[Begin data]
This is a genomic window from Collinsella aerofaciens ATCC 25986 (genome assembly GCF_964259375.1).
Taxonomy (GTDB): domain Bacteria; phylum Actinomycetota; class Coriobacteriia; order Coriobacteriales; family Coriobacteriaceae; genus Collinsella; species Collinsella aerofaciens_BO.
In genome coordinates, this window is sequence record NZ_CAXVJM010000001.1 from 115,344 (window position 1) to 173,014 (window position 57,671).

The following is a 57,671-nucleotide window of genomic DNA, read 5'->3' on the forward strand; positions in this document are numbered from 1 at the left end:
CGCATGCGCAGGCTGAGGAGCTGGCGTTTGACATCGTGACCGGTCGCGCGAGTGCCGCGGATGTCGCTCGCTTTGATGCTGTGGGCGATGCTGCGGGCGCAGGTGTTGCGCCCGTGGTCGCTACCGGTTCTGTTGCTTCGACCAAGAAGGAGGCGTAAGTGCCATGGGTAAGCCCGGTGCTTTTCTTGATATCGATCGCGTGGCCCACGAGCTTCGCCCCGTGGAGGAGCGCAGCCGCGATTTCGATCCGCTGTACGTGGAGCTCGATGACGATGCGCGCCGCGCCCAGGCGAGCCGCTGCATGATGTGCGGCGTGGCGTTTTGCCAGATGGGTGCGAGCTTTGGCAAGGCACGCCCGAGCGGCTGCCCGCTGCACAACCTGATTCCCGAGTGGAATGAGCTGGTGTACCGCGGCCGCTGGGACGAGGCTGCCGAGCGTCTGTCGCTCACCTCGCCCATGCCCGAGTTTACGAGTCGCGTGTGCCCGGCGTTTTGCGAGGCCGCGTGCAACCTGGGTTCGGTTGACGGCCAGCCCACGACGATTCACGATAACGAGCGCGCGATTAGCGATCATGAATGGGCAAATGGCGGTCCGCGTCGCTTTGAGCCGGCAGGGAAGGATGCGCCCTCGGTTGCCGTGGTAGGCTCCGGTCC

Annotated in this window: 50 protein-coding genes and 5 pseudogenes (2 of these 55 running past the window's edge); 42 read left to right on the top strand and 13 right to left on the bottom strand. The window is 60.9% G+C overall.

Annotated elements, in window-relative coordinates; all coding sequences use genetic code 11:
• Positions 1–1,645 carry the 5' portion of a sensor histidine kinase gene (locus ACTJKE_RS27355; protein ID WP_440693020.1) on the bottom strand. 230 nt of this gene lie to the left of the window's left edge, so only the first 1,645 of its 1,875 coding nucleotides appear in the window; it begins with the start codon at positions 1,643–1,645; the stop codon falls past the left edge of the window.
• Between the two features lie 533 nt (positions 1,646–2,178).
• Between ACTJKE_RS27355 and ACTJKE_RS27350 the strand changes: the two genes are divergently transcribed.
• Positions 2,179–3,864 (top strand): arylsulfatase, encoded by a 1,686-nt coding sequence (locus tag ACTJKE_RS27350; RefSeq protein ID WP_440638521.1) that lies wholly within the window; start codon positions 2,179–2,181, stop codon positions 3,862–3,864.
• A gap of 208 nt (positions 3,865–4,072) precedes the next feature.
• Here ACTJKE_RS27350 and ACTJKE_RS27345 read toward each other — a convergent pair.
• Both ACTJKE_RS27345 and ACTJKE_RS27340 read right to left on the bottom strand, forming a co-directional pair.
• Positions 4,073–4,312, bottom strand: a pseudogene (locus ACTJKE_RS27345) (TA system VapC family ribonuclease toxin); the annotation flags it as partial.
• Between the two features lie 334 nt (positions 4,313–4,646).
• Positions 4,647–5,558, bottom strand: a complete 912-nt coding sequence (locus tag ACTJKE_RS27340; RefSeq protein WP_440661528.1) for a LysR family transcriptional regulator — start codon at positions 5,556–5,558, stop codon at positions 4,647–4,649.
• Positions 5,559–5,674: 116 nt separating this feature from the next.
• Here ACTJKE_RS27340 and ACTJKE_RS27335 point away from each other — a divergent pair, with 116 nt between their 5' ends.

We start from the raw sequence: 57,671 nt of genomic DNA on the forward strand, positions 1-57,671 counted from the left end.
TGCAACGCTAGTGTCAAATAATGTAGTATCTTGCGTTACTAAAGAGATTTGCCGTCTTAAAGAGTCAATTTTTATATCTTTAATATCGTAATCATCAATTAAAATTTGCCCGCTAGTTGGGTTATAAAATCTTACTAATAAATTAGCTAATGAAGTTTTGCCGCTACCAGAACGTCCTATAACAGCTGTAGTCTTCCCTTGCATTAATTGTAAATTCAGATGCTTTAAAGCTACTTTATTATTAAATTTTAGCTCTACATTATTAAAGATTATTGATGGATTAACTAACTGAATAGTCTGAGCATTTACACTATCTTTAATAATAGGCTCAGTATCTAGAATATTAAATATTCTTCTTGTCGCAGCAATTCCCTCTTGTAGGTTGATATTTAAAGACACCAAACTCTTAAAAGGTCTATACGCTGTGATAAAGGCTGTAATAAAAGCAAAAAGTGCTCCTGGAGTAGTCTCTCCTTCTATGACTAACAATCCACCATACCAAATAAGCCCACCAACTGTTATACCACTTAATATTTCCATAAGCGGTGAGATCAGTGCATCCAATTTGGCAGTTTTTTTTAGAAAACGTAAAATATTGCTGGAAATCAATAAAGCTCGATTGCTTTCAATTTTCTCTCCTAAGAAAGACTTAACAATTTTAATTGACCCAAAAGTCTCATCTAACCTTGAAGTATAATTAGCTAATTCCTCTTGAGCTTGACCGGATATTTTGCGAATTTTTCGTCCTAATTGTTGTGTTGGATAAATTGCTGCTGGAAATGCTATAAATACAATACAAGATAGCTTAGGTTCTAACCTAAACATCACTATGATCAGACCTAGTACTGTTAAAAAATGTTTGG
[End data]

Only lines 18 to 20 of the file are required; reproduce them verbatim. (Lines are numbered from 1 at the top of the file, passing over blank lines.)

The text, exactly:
• Positions 5,559–5,674: 116 nt separating this feature from the next.
• Here ACTJKE_RS27340 and ACTJKE_RS27335 point away from each other — a divergent pair, with 116 nt between their 5' ends.

We start from the raw sequence: 57,671 nt of genomic DNA on the forward strand, positions 1-57,671 counted from the left end.